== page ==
17 of History’s Most Shocking Pranks, Practical Jokes and Hoaxes
In honor of April Fool's Day, 600 years of fast ones that you won't believe people actually pulled off
1400s: The haunted snack
Thomas Betson, the prankster-monk, pulls off one of the earliest documented practical jokes when he hides a beetle inside a hollowed-out apple and fools his fellow monks into believing that the mysteriously rocking apple is possessed. Find out more about the mysterious origins of April Fool’s Day.
1835: Lunar life
The Great Moon Hoax is the first big media trick. The New York Sun prints an article claiming that astronomers have discovered life on the moon. More articles appear over the next few weeks, and the country is gripped by moon fever.
1957: Pasta plants
A BBC News documentary about the Swiss Spaghetti Harvest depicts farmers pulling strands of spaghetti from trees. The network is deluged with callers asking where they can buy a spaghetti tree.
1959: Beastly indecency
Prankster extraordinaire Alan Abel dreams up a campaign calling for animals to wear clothing, and the Society for Indecency to Naked Animals is born. Spokesperson G. Clifford Prout appears on Today to promote the group’s catchy slogan: “A nude horse is a rude horse.” Eventually, 50,000 concerned citizens sign its petition, and even Walter Cronkite gets hoodwinked—until it’s discovered that Prout is actually comedian Buck Henry.
1962: Color conversion
The broadcasting technician for Sweden’s lone television station appears on the news to announce that, thanks to a new technology, viewers can convert the existing black-and-white broadcasts into color. All they have to do is pull a nylon stocking over their TV screen. Thousands try it. Check out these computer pranks to pull on your friends.
1978: A surprise of Titanic proportions
Residents of Sydney, Australia, gawk at an iceberg floating in Sydney Harbor on April 1, which electronics entrepreneur Dick Smith claimed he towed from Antarctica. The Australian navy even offer their help in mooring it. Eventually, everyone realizes it’s just a barge covered in white plastic and fire-fighting foam.
1980: Time change
The BBC World Service (then called oversea’s service) reports that each of Big Ben’s four faces would be changed to a digital display and its iconic hands would be given away to the first four callers. While most listeners are shocked and angry, one Japanese seaman immediately calls to claim his prize.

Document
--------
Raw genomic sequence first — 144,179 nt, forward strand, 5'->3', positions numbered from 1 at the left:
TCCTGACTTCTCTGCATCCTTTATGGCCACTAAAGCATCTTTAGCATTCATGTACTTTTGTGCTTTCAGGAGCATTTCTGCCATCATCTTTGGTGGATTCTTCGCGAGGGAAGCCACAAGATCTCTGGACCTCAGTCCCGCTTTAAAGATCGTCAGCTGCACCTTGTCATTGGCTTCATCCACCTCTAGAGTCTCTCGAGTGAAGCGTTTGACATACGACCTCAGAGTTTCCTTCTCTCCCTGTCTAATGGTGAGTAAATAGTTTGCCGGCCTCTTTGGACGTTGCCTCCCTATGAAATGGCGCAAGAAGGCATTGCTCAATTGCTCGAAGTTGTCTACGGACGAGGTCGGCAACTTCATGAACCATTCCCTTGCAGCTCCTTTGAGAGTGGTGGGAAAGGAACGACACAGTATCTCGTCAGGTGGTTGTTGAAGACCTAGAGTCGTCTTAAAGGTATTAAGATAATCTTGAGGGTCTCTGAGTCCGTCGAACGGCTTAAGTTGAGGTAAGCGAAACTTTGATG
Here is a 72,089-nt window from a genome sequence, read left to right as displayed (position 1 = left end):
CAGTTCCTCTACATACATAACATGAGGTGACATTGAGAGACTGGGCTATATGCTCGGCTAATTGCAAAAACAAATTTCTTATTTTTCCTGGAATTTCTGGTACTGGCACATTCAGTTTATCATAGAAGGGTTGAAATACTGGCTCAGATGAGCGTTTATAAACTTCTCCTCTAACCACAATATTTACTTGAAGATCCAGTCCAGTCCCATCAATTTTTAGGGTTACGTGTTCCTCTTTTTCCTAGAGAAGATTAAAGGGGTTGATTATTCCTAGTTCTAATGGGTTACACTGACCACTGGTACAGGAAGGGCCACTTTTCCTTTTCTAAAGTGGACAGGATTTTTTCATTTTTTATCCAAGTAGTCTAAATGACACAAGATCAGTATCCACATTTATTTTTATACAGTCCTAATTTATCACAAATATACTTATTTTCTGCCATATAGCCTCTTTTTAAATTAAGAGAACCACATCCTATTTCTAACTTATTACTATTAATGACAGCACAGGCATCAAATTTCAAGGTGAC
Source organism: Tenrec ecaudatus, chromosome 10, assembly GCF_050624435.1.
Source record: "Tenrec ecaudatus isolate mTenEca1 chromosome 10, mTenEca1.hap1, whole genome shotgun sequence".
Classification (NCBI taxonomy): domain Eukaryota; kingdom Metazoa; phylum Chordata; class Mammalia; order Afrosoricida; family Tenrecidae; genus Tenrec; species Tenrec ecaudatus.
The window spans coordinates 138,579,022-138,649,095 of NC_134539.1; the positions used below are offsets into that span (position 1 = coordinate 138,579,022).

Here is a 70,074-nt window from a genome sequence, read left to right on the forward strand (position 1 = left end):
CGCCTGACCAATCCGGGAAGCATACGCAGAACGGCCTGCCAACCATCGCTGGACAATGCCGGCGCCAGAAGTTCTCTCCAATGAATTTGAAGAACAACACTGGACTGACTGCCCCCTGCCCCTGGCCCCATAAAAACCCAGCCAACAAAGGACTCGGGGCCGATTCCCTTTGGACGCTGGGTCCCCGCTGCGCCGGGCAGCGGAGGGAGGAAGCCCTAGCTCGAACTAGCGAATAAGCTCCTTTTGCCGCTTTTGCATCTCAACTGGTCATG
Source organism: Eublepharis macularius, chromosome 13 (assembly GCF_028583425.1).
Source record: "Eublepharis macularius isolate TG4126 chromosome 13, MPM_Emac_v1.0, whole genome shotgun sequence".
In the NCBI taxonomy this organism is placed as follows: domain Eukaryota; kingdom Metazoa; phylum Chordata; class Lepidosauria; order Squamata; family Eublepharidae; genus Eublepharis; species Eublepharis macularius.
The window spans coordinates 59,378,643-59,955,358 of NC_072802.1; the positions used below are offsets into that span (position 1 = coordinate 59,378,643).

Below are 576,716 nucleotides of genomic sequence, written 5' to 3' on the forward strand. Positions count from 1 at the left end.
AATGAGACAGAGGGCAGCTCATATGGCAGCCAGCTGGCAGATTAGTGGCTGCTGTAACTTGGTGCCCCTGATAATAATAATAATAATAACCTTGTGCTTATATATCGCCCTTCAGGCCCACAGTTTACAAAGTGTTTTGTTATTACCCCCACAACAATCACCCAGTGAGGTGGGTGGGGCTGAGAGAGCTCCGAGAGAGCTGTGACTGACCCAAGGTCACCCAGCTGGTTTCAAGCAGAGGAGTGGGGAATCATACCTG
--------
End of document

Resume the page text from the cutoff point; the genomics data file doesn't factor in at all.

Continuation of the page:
1985: Pitching prodigy
Sports Illustrated runs a story about Sidd Finch, a Mets rookie pitcher with odd training methods who can throw a baseball 168 mph with pinpoint accuracy, even though he’s never played the game before. Instead, he mastered the “art of the pitch” in the mountains of Tibet. In reality, Finch exists only in the mind of the author George Plimpton.
1996: A new bell
Taco Bell announces it has bought the Liberty Bell and is renaming it the Taco Liberty Bell. Outraged citizens complain to the Independence National Historical Park in Philadelphia, where the bell is housed.
1997: Killer compound
The chemical compound DHMO is “colorless, odorless, and kills thousands of people every year” through “accidental inhalation,” reads a widely circulated e-mail, calling for a ban. Furthermore, it’s now “a major component of acid rain” and is “found in almost every stream, lake, and reservoir in America.” One California town becomes so alarmed that residents debate banning foam cups, which are shown to contain DHMO. They nix the idea upon learning that DHMO is actually water.
1998: Burger switcheroo
Burger King introduces a new item to its menu: the Left-Handed Whopper, specially designed for southpaws. According to the company, the new Whopper includes the same ingredients as the original version, but all the condiments are rotated 180 degrees.
2004: Compensation con
On the 20th anniversary of the Bhopal, India, chemical plant disaster that killed thousands, Jude Finisterra, a representative from Dow, tells a BBC audience that the company finally accepts full responsibility for the tragedy and plans to compensate victims to the tune of $12 billion. Only after Dow’s stock plummets does the BBC or anyone else realize that Finisterra is not connected with Dow, but with the Yes Men, a political prankster group.
2004: Football folly
At the annual Yale-Harvard football game, Yale students, dressed as the Harvard pep squad, distribute placards to their rival’s fans. On cue, the Harvard faithful lift them up and unwittingly spell “We Suck.” Don’t miss these hilarious office pranks that won’t get you fired.
2007: Wired waste
Google introduces TiSP (Toilet Internet Service Provider), which supplies free broadband via the sewer system. A user flushes one end of a fiber-optic cable down his toilet; an hour later, it’s recovered and connected to the Internet by a team of Plumbing Hardware Dispatchers. Chat rooms are filled with interested parties asking, “Can this be true?”
2008: Political prank
Days before the U.S. presidential election, a Canadian disc jockey is able to reach vice presidential candidate Sarah Palin by phone and convince her that he is French president Nicolas Sarkozy. Palin fails to pick up on any of the hints that the conversation is a joke, even when he says, with an exaggerated, Pepé Le Pew–style accent, “From my ‘ouse, I can see Belgium.”
2012: Tower of Tetris
Students at the Massachusetts Institute of Technology had long been renowned for their elaborate hoaxes, but even they considered this their “Holy Grail”: A team of hackers installed lights in each of the 153 windows of the campus’ 21-story Green Building, and via wireless connection transformed the lights into a giant, functioning game of Tetris, visible throughout much of the Boston metro region. Next, check out these easy Facebook pranks you can pull off in seconds.